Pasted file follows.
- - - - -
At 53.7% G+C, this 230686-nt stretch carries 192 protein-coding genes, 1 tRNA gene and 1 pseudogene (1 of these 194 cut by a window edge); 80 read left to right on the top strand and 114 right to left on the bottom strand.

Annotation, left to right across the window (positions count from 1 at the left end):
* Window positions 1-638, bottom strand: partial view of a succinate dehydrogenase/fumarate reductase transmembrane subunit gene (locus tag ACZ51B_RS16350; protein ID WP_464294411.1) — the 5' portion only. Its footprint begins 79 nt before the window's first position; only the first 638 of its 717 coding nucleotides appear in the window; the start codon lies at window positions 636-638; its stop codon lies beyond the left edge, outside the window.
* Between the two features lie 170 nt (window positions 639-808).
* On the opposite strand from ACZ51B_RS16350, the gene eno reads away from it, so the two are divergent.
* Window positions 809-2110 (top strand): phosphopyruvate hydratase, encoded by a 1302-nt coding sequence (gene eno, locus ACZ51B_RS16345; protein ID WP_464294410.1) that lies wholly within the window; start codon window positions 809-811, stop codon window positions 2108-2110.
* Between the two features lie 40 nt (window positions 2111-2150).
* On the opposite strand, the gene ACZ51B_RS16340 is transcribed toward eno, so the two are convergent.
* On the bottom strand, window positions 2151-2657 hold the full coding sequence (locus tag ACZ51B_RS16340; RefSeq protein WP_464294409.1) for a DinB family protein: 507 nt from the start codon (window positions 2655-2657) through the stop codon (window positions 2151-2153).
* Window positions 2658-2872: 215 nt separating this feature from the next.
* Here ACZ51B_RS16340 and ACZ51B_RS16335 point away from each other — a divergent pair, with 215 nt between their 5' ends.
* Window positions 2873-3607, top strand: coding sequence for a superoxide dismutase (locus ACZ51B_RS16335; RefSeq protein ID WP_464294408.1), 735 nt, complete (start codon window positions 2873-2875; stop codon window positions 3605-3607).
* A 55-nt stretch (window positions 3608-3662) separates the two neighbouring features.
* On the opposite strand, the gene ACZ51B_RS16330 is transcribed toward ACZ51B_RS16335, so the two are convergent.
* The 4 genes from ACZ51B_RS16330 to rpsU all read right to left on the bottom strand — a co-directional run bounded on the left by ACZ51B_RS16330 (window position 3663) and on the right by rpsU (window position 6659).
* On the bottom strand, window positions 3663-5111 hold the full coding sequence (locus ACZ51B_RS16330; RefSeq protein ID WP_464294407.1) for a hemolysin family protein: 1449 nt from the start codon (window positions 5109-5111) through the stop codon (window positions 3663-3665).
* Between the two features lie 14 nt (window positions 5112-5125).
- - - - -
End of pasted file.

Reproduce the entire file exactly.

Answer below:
At 53.7% G+C, this 230686-nt stretch carries 192 protein-coding genes, 1 tRNA gene and 1 pseudogene (1 of these 194 cut by a window edge); 80 read left to right on the top strand and 114 right to left on the bottom strand.

Annotation, left to right across the window (positions count from 1 at the left end):
* Window positions 1-638, bottom strand: partial view of a succinate dehydrogenase/fumarate reductase transmembrane subunit gene (locus tag ACZ51B_RS16350; protein ID WP_464294411.1) — the 5' portion only. Its footprint begins 79 nt before the window's first position; only the first 638 of its 717 coding nucleotides appear in the window; the start codon lies at window positions 636-638; its stop codon lies beyond the left edge, outside the window.
* Between the two features lie 170 nt (window positions 639-808).
* On the opposite strand from ACZ51B_RS16350, the gene eno reads away from it, so the two are divergent.
* Window positions 809-2110 (top strand): phosphopyruvate hydratase, encoded by a 1302-nt coding sequence (gene eno, locus ACZ51B_RS16345; protein ID WP_464294410.1) that lies wholly within the window; start codon window positions 809-811, stop codon window positions 2108-2110.
* Between the two features lie 40 nt (window positions 2111-2150).
* On the opposite strand, the gene ACZ51B_RS16340 is transcribed toward eno, so the two are convergent.
* On the bottom strand, window positions 2151-2657 hold the full coding sequence (locus tag ACZ51B_RS16340; RefSeq protein WP_464294409.1) for a DinB family protein: 507 nt from the start codon (window positions 2655-2657) through the stop codon (window positions 2151-2153).
* Window positions 2658-2872: 215 nt separating this feature from the next.
* Here ACZ51B_RS16340 and ACZ51B_RS16335 point away from each other — a divergent pair, with 215 nt between their 5' ends.
* Window positions 2873-3607, top strand: coding sequence for a superoxide dismutase (locus ACZ51B_RS16335; RefSeq protein ID WP_464294408.1), 735 nt, complete (start codon window positions 2873-2875; stop codon window positions 3605-3607).
* A 55-nt stretch (window positions 3608-3662) separates the two neighbouring features.
* On the opposite strand, the gene ACZ51B_RS16330 is transcribed toward ACZ51B_RS16335, so the two are convergent.
* The 4 genes from ACZ51B_RS16330 to rpsU all read right to left on the bottom strand — a co-directional run bounded on the left by ACZ51B_RS16330 (window position 3663) and on the right by rpsU (window position 6659).
* On the bottom strand, window positions 3663-5111 hold the full coding sequence (locus ACZ51B_RS16330; RefSeq protein ID WP_464294407.1) for a hemolysin family protein: 1449 nt from the start codon (window positions 5109-5111) through the stop codon (window positions 3663-3665).
* Between the two features lie 14 nt (window positions 5112-5125).